Breast cancer & bone health

Last updated 13 February 2017 — Last reviewed 15 December 2013

Treatments used for breast cancer can increase the risk of developing osteoporosis. This page discusses how this might happen and provides information on the effects of chemotherapy, Tamoxifen and Aromatase inhibitors on bone. There is also information on the benefits of diet and weight bearing exercise to help with bone strength if you also are being treated for breast cancer.

woman being treated for cancerWomen who have had breast cancer may be at increased risk of developing osteoporosis: the loss of bone strength, making bones more fragile and prone to fracture.

If you have been diagnosed with breast cancer, you should ask your doctor to check your bone health, especially if you have other risk factors for osteoporosis such as a family history, low calcium intake and/or low vitamin D levels.

Two measures of bone health are important to consider:

  • Bone density and whether it is decreasing
  • Fracture and whether there has been a fracture or the risk of fracture has increased

Why you might develop osteoporosis

Women with breast cancer have an increased risk of developing osteoporosis because of the treatments used in breast cancer. Treatments can impact directly on oestrogen levels (vital for bone strength), and may also cause ovarian failure in premenopausal women, resulting in a further significant fall in oestrogen and a premature/early menopause.

Breast cancer treatment Link to osteoporosis Impact in postmenopausal women
Chemotherapy
  • Ovarian failure in premenopausal women causes significant fall in oestrogen leading to bone loss, particularly in the spine
  • Bone loss in the spine in the first 12 months after chemotherapy is approximately 3-4%
  • If ovarian failure does not occur after chemotherapy, bone mineral density tends to remain stable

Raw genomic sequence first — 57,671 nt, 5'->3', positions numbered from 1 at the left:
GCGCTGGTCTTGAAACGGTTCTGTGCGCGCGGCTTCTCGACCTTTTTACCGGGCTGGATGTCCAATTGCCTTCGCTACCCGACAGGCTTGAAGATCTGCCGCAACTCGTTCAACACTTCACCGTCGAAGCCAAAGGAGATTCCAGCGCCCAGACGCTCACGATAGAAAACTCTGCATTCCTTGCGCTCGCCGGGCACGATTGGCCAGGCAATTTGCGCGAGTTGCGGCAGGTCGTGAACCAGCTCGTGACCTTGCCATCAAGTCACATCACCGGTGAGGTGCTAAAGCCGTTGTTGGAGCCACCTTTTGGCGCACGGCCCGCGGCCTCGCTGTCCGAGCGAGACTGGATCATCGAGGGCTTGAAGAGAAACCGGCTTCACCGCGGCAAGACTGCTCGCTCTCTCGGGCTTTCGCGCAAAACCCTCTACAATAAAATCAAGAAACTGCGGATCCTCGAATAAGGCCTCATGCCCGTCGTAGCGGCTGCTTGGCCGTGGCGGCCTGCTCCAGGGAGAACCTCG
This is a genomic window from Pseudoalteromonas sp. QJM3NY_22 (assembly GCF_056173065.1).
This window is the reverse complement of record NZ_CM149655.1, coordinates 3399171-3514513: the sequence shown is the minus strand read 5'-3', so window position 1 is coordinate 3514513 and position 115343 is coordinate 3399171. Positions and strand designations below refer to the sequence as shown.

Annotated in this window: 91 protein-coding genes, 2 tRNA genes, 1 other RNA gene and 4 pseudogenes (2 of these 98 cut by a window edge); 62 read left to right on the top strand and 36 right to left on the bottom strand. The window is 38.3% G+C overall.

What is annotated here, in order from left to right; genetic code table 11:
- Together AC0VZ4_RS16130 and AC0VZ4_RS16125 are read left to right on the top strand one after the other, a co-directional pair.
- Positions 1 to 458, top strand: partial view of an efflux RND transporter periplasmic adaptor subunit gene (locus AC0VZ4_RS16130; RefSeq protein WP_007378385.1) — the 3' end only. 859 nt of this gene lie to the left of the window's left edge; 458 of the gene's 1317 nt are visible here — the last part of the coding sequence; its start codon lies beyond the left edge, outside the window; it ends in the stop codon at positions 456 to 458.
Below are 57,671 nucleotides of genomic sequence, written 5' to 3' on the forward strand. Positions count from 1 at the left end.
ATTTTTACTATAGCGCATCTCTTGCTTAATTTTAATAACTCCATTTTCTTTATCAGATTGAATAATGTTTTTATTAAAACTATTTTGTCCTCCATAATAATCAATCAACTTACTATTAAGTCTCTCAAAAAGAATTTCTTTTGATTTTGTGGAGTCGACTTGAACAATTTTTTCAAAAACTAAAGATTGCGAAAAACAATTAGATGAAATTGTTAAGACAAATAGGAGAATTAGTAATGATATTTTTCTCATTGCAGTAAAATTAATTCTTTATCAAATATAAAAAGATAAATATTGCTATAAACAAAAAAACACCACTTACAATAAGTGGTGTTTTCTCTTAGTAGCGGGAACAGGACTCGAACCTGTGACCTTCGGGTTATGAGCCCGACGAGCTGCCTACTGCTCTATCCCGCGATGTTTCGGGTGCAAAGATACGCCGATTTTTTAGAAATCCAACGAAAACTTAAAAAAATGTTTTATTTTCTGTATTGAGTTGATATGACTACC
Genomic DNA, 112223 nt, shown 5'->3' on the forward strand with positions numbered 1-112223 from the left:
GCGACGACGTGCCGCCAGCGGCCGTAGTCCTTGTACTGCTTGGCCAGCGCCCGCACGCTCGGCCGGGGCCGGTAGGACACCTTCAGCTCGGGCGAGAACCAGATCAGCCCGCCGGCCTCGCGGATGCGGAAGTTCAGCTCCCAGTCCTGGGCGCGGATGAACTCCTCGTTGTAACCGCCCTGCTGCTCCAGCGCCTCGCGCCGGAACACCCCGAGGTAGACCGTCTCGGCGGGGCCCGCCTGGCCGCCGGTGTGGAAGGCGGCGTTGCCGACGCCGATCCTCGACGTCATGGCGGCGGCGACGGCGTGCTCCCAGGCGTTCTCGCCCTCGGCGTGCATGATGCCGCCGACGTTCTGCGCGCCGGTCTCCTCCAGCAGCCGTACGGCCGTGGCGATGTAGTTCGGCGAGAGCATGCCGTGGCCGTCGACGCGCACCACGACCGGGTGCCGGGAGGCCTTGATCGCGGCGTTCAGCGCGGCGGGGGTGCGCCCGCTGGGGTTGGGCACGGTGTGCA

Chemotherapy given to postmenopausal women does result in loss of bone density.

Medication: Tamoxifen

also sold as:

  • Nolvadex
  • Istubal
  • Valodex
  • Tamoxifen works by partially suppressing the body's production of oestrogen because it has anti-oestrogen effects in the breast but it does not provide enough oestrogen to help the bones of younger women
  • Women who take Tamoxifen may experience a progressive loss of bone from the spine of approximately 1.4% per year[1]

Postmenopausal women with breast cancer who take Tamoxifen:

  • may have an increase in bone mass in the spine of approximately 1.2% per year
  • may have a slightly increased rate of fracture compared to the normal population[2] but more research is needed in this area
 

Aromatase inhibitors

Aromatase inhibitors are prescribed in Australia for postmenopausal women whose breast cancer has spread beyond the breast and lymph nodes. These drugs work by virtually suppressing all oestrogen production in the body.

Studies using one of these drugs known as anastrozole (sold as Arimidex), has shown a loss of bone density at the spine and hip. This effect seems to be more significant in women who are newly menopausal[3]. There is also a very slightly increased risk of fracture for women taking this medication, although further research is needed in this area.

Treatment

If you have breast cancer and you are diagnosed with osteoporosis, there are specific therapies available, which can treat this condition and your doctor can advise you. It will be important to develop or maintain an exercise plan, which includes weight bearing exercise, and to ensure there is adequate calcium in your diet.

For more information on breast cancer & bone health go to Breast Cancer Network Australia.

References

  1. Powles TJ, Hickish T, Kanis JA, Tidy A, Ashley S. Effect of tamoxifen on bone mineral density measured by dual-energy x-ray absorptiometry in healthy premenopausal and postmenopausal women. J.Clin.Oncol. 1996;14(1):78-84.

  2. Kanis JA, McCloskey EV, Powles T, Paterson AH, Ashley S, Spector T. A high incidence of vertebral fracture in women with breast cancer. Br.J.Cancer 1999;79(7-8):1179-81.

  3. Baum M, Budzar AU, Cuzick J, Forbes J, Houghton JH, Klijn JG et al. Anastrozole alone or in combination with tamoxifen versus tamoxifen alone for adjuvant treatment of postmenopausal women with early breast cancer: first results of the ATAC randomised trial. Lancet 2002;359(9324):2131-9.

This web page is designed to be informative and educational. It is not intended to provide specific medical advice or replace advice from your health practitioner. The information above is based on current medical knowledge, evidence and practice as at December 2013.

Subscribe To our newsletters